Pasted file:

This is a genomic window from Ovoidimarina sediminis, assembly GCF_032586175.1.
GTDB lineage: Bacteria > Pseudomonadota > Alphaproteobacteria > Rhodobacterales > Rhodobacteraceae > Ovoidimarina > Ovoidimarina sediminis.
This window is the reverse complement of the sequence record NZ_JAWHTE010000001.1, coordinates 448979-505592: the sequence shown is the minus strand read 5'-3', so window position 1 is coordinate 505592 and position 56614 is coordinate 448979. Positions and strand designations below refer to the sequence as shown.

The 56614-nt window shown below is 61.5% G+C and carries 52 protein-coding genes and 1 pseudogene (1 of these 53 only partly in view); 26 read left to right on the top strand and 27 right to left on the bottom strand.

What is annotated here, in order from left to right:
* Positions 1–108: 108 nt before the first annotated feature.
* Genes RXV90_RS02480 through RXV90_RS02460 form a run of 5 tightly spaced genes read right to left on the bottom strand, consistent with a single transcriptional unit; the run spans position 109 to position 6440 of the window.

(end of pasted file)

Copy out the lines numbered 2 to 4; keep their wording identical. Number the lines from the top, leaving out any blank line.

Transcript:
GTDB lineage: Bacteria > Pseudomonadota > Alphaproteobacteria > Rhodobacterales > Rhodobacteraceae > Ovoidimarina > Ovoidimarina sediminis.
This window is the reverse complement of the sequence record NZ_JAWHTE010000001.1, coordinates 448979-505592: the sequence shown is the minus strand read 5'-3', so window position 1 is coordinate 505592 and position 56614 is coordinate 448979. Positions and strand designations below refer to the sequence as shown.

The 56614-nt window shown below is 61.5% G+C and carries 52 protein-coding genes and 1 pseudogene (1 of these 53 only partly in view); 26 read left to right on the top strand and 27 right to left on the bottom strand.